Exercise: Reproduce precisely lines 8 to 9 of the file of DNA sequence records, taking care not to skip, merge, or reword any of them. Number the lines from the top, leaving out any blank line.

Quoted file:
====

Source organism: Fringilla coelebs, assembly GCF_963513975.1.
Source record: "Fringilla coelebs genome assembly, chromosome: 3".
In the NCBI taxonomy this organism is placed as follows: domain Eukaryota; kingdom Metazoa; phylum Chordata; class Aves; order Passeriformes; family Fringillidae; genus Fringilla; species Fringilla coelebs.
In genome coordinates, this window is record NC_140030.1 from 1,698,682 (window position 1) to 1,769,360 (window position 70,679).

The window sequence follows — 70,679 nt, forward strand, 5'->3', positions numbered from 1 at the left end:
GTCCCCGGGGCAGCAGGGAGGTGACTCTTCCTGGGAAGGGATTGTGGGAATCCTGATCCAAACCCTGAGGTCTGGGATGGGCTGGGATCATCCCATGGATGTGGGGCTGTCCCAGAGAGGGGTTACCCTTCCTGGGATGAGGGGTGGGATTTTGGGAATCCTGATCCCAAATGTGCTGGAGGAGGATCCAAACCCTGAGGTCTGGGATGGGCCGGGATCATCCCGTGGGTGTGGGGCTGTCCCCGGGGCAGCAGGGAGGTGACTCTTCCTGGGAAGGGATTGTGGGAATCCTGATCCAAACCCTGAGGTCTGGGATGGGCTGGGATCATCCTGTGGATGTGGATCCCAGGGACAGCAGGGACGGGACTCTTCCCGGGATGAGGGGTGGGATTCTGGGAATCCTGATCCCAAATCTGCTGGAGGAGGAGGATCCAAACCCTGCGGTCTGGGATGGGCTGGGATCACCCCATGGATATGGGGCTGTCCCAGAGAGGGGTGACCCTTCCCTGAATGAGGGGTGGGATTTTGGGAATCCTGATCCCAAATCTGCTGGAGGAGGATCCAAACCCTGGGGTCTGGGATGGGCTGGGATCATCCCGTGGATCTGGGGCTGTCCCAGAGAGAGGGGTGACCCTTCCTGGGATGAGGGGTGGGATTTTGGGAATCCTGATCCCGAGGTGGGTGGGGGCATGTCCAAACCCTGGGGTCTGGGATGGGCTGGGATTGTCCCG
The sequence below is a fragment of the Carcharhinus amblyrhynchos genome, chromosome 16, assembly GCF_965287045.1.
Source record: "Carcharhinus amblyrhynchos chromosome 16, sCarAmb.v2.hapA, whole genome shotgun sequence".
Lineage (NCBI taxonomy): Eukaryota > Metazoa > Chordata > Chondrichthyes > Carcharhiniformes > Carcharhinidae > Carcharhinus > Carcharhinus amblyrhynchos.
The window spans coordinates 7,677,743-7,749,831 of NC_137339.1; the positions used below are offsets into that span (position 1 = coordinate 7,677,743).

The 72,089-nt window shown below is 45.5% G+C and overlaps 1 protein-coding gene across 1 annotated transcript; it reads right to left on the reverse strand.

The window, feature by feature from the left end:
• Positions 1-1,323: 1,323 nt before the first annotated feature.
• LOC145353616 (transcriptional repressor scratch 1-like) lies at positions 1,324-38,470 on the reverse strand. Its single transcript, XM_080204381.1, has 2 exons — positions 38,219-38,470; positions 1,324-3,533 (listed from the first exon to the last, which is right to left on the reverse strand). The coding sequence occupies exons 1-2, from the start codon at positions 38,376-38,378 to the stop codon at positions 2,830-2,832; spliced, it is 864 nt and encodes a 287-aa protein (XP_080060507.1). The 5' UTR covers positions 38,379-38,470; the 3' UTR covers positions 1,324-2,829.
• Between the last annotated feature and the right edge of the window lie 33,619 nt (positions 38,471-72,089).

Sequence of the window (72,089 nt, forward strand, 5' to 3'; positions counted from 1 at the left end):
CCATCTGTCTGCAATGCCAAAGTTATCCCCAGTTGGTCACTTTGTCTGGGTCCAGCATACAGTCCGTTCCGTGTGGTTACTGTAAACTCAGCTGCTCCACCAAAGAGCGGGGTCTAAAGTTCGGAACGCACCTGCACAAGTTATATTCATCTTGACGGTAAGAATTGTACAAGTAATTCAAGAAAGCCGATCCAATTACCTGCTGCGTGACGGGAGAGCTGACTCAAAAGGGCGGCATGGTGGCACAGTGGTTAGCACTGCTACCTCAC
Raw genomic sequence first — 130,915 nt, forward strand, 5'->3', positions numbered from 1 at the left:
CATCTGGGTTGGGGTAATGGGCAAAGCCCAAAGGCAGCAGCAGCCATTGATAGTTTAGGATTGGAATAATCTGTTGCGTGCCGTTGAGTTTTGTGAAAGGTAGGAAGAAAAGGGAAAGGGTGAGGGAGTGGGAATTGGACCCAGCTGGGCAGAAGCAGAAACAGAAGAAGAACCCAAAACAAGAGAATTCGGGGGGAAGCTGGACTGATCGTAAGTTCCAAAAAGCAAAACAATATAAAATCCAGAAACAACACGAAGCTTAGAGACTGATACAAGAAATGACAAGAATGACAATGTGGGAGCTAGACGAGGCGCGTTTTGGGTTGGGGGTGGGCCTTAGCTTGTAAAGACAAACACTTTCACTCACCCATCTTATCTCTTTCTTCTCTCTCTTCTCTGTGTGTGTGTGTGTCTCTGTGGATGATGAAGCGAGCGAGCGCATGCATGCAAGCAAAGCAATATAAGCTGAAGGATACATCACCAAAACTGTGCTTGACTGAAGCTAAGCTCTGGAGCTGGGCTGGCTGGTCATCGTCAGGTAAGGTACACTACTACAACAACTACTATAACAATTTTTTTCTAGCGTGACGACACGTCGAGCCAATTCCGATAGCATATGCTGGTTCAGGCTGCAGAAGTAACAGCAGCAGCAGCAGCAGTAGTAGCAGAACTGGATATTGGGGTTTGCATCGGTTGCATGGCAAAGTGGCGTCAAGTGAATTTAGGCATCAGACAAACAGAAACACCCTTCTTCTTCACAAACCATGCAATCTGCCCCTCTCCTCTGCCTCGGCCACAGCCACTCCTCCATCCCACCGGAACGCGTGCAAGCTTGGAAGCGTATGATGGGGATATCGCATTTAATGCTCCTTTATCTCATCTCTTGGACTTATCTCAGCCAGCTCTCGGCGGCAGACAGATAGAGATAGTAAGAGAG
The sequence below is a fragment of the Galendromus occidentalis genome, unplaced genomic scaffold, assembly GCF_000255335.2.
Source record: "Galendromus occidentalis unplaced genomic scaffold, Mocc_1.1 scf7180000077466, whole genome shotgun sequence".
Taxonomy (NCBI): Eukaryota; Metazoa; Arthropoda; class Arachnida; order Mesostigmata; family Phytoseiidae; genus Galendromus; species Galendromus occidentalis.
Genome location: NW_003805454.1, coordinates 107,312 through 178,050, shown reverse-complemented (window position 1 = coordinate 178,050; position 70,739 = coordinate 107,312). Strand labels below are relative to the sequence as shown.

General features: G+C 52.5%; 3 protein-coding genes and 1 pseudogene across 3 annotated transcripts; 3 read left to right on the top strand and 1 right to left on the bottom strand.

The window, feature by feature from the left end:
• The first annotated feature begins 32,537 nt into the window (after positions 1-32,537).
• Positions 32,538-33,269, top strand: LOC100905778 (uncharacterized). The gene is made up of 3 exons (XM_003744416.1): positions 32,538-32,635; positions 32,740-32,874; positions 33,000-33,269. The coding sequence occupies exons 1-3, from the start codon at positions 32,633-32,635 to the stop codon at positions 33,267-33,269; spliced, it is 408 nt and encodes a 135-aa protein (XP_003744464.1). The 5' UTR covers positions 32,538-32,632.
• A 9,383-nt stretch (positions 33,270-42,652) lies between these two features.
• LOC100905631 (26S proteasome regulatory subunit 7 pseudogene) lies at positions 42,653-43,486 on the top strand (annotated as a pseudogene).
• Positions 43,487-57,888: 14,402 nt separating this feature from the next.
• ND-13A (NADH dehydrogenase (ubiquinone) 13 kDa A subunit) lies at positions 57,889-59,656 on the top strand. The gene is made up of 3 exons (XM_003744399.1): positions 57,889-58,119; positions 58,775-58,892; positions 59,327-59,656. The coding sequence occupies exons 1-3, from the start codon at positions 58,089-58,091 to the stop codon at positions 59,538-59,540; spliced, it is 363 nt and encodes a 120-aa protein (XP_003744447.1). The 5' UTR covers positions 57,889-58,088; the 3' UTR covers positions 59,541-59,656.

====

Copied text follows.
Source record: "Carcharhinus amblyrhynchos chromosome 16, sCarAmb.v2.hapA, whole genome shotgun sequence".
Lineage (NCBI taxonomy): Eukaryota > Metazoa > Chordata > Chondrichthyes > Carcharhiniformes > Carcharhinidae > Carcharhinus > Carcharhinus amblyrhynchos.